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The Mystery of Tom Bombadil

The Mystery of Tom Bombadil October 14, 2021

 

One of the puzzles in J. R. R. Tolkien’s Hobbit and Lord of the Rings sagas is who–or what–is Tom Bombadil?

The jovial forest-dweller is a “merry fellow” who lives in a homey, cozy cabin similar to that of hobbits, but he has immense power.  He makes short work of barrow-wrights and Old Man Willow, and, mysteriously, the Ring of Power has no power over him.  Instead of hiding it as he usually does, Frodo feels like giving it to him.  And when he slips it on, he doesn’t disappear!

Who is this guy?  He isn’t an elf or a dwarf or a human or a hobbit or a wizard.  He is too earthy to be an Ainur or a Valar or one of the other spiritual beings in the Silmarillion.

Tolkien wrote a poem about him, The Adventures of Tom Bombadil, but he doesn’t discuss him in the Silmarillion.  Peter Jackson didn’t so much as include him in his movie versions of Tolkien’s tales.

My wife Jackie once went to a conference where she met Christopher Tolkien, the son of the great fantasy author who edited and published many of his father’s manuscripts.  She asked him where Tom Bombadil fit into the Middle Earth universe.  The younger Tolkien said that this is an excellent question, but that he didn’t really know.  UPDATE:  My wife informs that I got this wrong.  She did meet Christopher Tolkien, but didn’t ask him this.  She asked Clyde Kilby, who worked with both Tolkien and Lewis, and got this answer.

Some critics, picking up on a hint from Tolkien, said that he was some kind of spirit of a place.  But that hardly explains his power.  Some critics pick up on his wife Goldberry’s answer when Frodo asked her about him:  “He is.”  That sounds like how God identifies Himself to Moses–“I am who I am” (Exodus 3:14)– so they maintain that Tom represents God.  But Tolkien dismissed that interpretation.  After all, Tom is described as being basically indifferent to the intrigues of Middle Earth, and at the Council of Elrond when someone solving the problem of the Ring by giving it to Bombadil, Gandalf says that he would be so uninterested in the thing that he would probably just misplace it.  That’s not how God would be.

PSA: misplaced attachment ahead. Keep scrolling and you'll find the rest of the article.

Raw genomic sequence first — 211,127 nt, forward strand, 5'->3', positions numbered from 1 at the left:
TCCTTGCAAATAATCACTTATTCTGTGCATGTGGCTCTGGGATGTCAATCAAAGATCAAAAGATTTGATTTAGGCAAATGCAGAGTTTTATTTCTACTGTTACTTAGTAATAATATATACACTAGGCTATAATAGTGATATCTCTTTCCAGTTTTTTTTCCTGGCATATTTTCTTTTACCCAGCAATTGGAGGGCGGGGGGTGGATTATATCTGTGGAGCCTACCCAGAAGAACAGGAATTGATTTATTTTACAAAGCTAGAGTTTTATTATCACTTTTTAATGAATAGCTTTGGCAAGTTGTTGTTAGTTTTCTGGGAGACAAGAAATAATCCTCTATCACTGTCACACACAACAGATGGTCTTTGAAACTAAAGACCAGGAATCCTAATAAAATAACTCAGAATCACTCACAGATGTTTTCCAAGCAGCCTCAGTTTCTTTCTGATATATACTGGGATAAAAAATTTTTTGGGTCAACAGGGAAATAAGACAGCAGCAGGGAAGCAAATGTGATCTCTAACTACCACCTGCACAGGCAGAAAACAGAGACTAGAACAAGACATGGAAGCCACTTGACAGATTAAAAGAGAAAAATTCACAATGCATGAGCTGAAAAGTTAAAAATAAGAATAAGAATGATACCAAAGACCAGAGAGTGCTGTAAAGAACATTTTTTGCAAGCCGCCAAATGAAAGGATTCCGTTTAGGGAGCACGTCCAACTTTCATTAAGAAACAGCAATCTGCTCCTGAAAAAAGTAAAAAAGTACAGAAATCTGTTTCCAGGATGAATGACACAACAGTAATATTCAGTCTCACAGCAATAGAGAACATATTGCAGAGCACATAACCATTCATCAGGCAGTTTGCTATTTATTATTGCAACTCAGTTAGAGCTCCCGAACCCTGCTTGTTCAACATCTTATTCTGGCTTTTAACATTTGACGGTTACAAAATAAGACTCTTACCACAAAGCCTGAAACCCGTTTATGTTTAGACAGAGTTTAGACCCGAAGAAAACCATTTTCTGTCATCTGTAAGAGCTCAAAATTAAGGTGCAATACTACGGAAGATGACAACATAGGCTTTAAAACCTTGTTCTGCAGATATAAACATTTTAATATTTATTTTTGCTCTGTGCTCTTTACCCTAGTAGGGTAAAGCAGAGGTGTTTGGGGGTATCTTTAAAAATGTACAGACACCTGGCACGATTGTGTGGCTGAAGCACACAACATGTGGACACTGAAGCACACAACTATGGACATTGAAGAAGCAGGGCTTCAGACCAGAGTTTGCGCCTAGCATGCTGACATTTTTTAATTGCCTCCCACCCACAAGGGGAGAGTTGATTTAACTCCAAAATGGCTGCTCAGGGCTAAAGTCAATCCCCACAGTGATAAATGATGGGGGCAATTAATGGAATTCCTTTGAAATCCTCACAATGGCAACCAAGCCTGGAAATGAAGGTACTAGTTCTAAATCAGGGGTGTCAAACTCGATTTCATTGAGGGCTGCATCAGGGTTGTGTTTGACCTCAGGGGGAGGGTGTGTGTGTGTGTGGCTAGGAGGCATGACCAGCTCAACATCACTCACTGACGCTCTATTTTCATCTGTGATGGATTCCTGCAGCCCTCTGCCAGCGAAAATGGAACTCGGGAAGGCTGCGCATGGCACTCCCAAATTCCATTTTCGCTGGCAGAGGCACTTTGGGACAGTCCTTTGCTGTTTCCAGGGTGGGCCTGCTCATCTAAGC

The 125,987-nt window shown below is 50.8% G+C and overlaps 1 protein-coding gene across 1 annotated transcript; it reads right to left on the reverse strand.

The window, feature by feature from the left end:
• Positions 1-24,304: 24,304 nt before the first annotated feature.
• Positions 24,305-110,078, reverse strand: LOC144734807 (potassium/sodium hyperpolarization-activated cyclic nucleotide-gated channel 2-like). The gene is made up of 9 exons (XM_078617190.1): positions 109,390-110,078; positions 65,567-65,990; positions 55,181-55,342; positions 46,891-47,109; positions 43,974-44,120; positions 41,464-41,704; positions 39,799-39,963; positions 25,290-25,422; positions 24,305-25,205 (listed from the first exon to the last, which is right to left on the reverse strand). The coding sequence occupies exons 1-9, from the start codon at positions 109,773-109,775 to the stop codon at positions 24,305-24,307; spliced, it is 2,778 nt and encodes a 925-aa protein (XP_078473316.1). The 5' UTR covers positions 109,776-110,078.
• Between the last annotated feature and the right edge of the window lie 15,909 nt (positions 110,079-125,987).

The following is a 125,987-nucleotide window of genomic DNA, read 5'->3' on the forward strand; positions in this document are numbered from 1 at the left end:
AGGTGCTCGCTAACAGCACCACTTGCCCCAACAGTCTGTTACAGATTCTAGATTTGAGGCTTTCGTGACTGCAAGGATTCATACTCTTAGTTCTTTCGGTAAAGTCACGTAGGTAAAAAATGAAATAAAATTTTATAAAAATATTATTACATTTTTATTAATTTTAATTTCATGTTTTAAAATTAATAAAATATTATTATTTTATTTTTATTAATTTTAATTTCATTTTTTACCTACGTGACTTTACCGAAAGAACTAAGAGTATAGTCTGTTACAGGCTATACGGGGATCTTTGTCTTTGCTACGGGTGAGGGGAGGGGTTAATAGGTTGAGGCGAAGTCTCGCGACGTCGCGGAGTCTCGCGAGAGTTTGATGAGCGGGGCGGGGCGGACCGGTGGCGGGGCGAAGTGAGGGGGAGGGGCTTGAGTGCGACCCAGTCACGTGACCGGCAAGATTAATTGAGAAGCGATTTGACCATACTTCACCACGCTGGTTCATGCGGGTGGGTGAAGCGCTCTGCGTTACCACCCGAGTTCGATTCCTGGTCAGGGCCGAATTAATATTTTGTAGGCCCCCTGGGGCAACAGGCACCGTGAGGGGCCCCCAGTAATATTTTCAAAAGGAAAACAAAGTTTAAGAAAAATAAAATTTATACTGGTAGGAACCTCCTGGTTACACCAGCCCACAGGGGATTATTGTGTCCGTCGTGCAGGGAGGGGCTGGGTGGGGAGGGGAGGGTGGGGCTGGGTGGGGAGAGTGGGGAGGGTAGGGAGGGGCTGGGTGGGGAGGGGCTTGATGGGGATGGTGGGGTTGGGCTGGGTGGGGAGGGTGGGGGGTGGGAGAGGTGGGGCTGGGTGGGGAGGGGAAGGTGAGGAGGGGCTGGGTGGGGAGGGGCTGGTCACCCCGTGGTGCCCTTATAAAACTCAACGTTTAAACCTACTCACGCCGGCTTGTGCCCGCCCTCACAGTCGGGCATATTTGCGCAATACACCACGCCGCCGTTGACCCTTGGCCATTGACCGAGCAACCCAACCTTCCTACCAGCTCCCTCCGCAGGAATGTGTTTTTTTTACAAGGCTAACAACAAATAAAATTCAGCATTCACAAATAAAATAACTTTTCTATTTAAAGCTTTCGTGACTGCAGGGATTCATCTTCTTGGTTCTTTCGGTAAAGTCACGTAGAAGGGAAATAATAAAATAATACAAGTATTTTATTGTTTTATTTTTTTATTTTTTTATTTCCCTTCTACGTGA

But I just came across a post from a fan at GameRant that offers the best explanation that I have come across. From Melissa C., Who Is Tom Bombadil And What Is His Significance In LOTR?:

Tom Bombadil’s exact age is not known, but it is said he existed since sometime before the first Dark Lord (Melkor) rose to power. His exact race is not known, and he remains mysterious—although with some apparent magical and spiritual abilities. Tom Bombadil lived with his wife, Goldberry, just east of the Shire in the Old Forest. He has a few titles, like The First and Eldest. In the book, Tom even states that he “was here before the river and the trees” and he “remembers the first raindrop and the first acorn,” suggesting he may have been the very first creature to live in Middle Earth (along with Treebeard, though Tom was first). Being so old and in seemingly good health, Tom Bombadil is an enigma. In addition to being the first living creature to exist in Middle Earth, Tom may also be the first creature in all of Arda—or the world. . . .

Each race gave Tom Bombadil a different name, but the name given by the Elves—Iarwain Ben-adar, which meant Oldest and Fatherless in Elven—says a lot.

So Tom Bombadil would be the equivalent of Adam!   Not the father of all living, since, unlike our world, Middle Earth has many kinds of intelligent beings.  Imagine what an unfallen Adam would be like!  If he hadn’t sinned, he would not die.  His dominion over the natural order would be complete.  As age after age passed away for him, he would be unlikely to care too much about the transitory affairs of the rest of us.

His literary creator did say one more thing about him that is important:  “Even in a mythical Age,” he wrote in a letter, “there must be some enigmas, as there always are. Tom Bombadil is one (intentionally)”.

In his imaginary sub-creation, Tolkien does not make everything cut and dry, creating a closed rational system.  Rather, he stimulates our imagination by deliberately building in enigmas–mysteries–which add to our sense of wonder.

And so it is in our real world.

 

 

Image from Amazon.com

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